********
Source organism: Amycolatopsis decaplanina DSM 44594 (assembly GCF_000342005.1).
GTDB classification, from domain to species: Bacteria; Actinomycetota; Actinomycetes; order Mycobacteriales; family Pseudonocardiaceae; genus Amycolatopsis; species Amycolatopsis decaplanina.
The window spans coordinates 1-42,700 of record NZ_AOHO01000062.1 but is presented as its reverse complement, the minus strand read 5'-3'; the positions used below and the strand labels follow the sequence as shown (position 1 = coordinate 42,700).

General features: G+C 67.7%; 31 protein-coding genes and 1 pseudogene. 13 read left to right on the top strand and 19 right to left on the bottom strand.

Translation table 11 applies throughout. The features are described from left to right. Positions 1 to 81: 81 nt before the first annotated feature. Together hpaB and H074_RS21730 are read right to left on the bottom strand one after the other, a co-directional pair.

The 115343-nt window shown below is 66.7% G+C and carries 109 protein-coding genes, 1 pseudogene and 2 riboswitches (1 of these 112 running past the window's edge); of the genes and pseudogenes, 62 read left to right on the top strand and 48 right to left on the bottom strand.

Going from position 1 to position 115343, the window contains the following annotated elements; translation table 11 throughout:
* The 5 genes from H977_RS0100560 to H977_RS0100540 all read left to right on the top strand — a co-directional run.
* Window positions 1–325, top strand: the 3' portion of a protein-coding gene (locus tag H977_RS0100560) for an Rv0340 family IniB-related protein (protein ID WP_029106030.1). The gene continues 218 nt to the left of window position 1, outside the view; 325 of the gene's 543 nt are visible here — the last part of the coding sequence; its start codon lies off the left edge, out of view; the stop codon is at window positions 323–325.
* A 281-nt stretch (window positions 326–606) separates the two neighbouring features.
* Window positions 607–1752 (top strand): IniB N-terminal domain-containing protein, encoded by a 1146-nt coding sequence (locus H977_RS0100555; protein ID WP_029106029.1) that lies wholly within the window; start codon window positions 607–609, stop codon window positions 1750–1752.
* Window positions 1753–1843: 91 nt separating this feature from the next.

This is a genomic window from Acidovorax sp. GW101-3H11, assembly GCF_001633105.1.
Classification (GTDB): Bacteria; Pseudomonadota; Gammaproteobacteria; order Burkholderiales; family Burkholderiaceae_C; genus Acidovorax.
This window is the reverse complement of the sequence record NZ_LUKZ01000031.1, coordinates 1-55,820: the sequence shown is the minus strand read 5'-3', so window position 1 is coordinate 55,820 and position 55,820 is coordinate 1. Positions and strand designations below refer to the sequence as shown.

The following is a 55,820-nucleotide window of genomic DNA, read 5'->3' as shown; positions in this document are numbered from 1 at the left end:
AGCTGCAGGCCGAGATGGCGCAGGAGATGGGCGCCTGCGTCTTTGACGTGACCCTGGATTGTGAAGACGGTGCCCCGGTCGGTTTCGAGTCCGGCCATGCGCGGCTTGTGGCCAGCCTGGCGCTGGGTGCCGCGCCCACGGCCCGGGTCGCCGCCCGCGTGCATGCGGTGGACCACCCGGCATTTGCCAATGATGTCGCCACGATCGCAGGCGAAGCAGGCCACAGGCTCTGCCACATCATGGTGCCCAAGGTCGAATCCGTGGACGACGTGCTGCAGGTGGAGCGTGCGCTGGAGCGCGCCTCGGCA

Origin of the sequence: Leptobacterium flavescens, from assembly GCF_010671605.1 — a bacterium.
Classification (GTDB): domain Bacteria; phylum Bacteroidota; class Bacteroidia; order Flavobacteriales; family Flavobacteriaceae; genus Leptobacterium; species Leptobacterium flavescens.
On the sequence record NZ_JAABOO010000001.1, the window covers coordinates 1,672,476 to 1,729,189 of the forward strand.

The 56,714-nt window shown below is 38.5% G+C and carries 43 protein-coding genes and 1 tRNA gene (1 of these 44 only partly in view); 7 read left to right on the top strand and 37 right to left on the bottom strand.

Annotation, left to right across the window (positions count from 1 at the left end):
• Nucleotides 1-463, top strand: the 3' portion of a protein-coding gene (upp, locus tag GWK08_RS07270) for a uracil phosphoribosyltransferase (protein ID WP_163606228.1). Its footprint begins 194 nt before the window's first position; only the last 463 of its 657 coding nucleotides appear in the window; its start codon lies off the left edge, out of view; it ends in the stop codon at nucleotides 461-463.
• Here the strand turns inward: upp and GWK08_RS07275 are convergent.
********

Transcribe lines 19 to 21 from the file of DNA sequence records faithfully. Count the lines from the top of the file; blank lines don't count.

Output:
Classification (GTDB): domain Bacteria; phylum Bacteroidota; class Bacteroidia; order Flavobacteriales; family Flavobacteriaceae; genus Leptobacterium; species Leptobacterium flavescens.
On the sequence record NZ_JAABOO010000001.1, the window covers coordinates 1,672,476 to 1,729,189 of the forward strand.

The 56,714-nt window shown below is 38.5% G+C and carries 43 protein-coding genes and 1 tRNA gene (1 of these 44 only partly in view); 7 read left to right on the top strand and 37 right to left on the bottom strand.